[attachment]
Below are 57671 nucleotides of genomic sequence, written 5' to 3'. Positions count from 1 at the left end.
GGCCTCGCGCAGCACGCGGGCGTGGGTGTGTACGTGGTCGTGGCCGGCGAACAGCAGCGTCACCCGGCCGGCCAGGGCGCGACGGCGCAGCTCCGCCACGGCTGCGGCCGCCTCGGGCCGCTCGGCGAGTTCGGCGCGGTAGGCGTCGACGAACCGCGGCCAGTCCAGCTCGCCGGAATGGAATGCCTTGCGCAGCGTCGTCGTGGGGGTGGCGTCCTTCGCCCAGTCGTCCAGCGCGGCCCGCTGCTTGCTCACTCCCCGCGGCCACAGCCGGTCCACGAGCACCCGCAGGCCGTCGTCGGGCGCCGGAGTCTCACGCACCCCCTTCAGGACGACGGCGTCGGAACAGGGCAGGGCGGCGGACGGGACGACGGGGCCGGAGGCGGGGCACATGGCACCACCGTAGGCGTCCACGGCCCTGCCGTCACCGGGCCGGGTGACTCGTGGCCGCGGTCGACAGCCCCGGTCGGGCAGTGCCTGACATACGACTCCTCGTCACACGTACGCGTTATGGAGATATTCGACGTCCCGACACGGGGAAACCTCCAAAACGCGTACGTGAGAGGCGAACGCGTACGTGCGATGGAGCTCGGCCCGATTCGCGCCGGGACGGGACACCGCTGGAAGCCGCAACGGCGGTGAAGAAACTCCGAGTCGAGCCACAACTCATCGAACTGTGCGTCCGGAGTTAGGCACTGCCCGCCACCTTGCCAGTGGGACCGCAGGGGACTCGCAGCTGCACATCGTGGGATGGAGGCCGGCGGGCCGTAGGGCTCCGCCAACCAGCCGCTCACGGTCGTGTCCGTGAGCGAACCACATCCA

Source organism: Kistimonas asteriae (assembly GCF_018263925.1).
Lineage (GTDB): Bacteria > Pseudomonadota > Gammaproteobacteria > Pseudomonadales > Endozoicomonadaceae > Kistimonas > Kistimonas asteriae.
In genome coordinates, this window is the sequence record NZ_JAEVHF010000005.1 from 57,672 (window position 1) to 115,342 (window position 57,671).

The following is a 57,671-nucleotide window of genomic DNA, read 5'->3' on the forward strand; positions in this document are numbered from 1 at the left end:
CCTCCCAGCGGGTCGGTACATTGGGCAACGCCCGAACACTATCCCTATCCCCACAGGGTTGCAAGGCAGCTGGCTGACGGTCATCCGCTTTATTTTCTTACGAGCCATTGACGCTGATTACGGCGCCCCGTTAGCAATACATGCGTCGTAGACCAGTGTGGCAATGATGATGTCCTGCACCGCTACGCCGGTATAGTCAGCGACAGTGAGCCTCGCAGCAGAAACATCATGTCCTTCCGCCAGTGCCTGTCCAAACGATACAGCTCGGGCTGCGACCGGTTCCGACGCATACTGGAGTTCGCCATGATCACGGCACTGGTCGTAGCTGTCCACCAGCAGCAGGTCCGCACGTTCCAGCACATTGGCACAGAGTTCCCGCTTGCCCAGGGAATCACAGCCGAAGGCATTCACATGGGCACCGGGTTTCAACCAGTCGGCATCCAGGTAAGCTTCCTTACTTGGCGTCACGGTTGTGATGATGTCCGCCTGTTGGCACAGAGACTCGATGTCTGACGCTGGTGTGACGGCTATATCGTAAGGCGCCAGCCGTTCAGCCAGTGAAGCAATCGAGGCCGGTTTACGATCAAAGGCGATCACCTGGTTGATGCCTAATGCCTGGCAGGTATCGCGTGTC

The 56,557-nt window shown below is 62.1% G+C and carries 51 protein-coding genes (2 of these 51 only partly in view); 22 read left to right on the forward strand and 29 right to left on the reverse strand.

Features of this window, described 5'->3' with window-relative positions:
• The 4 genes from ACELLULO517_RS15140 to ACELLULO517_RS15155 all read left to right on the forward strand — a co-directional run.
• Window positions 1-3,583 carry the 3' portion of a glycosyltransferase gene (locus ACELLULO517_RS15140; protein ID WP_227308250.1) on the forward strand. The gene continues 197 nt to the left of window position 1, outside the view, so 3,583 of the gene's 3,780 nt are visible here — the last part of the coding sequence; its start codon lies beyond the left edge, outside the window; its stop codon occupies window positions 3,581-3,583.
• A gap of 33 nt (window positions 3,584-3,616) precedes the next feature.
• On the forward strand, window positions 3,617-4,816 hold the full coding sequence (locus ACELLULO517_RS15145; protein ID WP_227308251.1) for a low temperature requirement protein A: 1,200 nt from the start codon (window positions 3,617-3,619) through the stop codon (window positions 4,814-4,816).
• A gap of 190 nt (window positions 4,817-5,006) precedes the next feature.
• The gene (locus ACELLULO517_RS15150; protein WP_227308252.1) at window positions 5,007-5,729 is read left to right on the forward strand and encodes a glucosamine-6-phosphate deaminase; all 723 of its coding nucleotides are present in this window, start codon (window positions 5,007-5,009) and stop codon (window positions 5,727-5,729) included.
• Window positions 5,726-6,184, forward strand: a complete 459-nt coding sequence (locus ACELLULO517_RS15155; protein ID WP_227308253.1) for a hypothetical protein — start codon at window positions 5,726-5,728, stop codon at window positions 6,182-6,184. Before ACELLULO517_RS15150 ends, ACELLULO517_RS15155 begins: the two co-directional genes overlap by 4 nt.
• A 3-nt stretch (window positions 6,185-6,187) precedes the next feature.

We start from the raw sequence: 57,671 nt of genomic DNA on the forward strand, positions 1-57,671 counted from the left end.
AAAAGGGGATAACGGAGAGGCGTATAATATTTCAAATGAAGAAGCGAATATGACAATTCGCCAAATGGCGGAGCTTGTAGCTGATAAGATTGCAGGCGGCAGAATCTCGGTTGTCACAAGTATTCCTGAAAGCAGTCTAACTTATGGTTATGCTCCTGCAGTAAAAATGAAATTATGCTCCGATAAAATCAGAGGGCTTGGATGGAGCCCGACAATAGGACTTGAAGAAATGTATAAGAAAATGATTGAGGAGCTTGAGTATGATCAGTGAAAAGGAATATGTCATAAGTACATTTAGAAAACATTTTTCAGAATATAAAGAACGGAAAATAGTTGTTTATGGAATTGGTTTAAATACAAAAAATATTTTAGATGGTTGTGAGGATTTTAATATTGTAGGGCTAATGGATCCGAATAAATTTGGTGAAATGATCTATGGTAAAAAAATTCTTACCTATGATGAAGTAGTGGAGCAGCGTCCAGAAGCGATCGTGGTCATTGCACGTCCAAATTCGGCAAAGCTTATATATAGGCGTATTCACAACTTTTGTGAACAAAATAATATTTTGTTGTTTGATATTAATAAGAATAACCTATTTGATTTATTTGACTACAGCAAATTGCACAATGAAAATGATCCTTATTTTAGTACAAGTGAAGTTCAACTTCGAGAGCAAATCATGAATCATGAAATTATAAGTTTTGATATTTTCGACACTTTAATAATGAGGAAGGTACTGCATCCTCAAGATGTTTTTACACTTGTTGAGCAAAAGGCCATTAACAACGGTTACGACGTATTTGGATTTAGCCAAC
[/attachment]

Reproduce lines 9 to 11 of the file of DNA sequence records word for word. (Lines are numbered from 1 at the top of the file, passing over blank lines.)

Features of this window, described 5'->3' with window-relative positions:
• The 4 genes from ACELLULO517_RS15140 to ACELLULO517_RS15155 all read left to right on the forward strand — a co-directional run.
• Window positions 1-3,583 carry the 3' portion of a glycosyltransferase gene (locus ACELLULO517_RS15140; protein ID WP_227308250.1) on the forward strand. The gene continues 197 nt to the left of window position 1, outside the view, so 3,583 of the gene's 3,780 nt are visible here — the last part of the coding sequence; its start codon lies beyond the left edge, outside the window; its stop codon occupies window positions 3,581-3,583.